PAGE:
Talks in the WTO aimed at opening up the EU to agricultural imports may not have as serious an impact on livestock producers as some commentators have predicted, according to speakers at the Meat and Livestock Commission’s annual conference.
The EU has already tabled an offer to cut tariffs by up to 60%, increase quotas and phase out export refunds and this may be trumped by an even more generous offer when the details of an agreement are hammered out in the spring.
But consultant Liz Murphy predicted that dairy and suckler cow numbers in the UK would fall as competition from southern
hemisphere beef producers intensified, while sheep and pig production should remain largely unscathed.
On a forequarter cut, Ms Murphy’s post-reform figures showed little incentive to import from South America, but she warned that could squeeze supplies for EU manufacturers.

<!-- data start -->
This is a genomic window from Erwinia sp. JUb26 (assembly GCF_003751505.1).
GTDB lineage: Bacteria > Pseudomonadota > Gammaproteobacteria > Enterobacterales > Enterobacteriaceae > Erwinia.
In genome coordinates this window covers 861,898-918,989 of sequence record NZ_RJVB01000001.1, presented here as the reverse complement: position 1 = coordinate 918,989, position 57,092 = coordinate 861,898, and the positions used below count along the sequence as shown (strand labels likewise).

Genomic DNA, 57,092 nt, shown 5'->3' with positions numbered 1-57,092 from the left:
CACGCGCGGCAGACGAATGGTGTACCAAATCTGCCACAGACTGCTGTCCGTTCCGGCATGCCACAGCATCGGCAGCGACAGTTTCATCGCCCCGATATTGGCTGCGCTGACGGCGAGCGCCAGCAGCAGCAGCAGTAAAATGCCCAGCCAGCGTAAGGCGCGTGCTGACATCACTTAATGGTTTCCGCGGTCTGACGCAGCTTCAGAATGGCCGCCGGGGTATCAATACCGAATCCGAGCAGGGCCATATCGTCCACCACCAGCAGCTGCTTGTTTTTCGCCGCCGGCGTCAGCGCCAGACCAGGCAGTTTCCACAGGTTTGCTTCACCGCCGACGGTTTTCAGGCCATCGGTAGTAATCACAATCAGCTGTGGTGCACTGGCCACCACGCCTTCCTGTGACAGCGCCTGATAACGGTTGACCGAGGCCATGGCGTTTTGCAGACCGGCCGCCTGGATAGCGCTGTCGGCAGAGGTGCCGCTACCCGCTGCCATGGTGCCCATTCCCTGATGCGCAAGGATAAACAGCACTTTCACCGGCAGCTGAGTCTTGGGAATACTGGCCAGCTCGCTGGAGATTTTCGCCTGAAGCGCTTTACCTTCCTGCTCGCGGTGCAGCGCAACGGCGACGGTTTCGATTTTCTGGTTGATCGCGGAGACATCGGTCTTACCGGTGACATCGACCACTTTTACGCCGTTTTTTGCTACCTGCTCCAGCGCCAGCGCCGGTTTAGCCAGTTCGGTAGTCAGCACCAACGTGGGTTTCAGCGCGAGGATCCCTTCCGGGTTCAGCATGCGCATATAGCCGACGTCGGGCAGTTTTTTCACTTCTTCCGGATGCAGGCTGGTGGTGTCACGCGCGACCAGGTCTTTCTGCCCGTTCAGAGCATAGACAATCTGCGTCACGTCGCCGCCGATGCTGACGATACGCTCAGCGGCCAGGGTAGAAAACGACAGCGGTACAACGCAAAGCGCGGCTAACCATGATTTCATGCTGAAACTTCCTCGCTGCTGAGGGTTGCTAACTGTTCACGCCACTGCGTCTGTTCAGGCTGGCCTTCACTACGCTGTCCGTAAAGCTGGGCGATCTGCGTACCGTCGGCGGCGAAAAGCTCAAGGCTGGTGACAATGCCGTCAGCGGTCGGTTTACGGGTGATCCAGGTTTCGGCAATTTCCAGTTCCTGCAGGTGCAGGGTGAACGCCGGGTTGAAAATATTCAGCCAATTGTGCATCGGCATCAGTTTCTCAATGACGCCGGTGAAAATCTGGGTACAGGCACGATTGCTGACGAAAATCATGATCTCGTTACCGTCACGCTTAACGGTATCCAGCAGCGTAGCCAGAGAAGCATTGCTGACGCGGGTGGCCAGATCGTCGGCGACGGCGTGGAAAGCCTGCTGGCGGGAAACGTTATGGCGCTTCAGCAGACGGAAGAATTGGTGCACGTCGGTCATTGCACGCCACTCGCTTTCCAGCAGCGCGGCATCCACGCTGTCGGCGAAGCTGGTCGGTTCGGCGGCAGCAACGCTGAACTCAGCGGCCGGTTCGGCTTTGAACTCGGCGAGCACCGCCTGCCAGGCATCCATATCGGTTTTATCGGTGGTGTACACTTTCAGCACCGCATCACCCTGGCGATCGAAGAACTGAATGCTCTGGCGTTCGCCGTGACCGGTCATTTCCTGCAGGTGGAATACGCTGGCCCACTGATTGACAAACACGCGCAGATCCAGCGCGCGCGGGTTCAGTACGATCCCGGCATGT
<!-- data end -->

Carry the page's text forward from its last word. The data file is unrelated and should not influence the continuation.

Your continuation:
“They will either buy cooked beef in South America, or get frozen ready meals made there instead.”
However, it was a different story for chilled striploin. Domestic product currently costs 650p/kg, but after tariff reductions Ms Murphy calculated the Brazilian equivalent would only cost 350p/kg.
“They will always be able to offer below our prices, that’s why retailers are starting to import more, but it doesn’t suit all markets.
If British farmers concentrate on making a quality product they will be in a good position.”
MLC economist Duncan Sinclair said the Brazilians were themselves facing rapid cost increases and were more focused on the key North American market.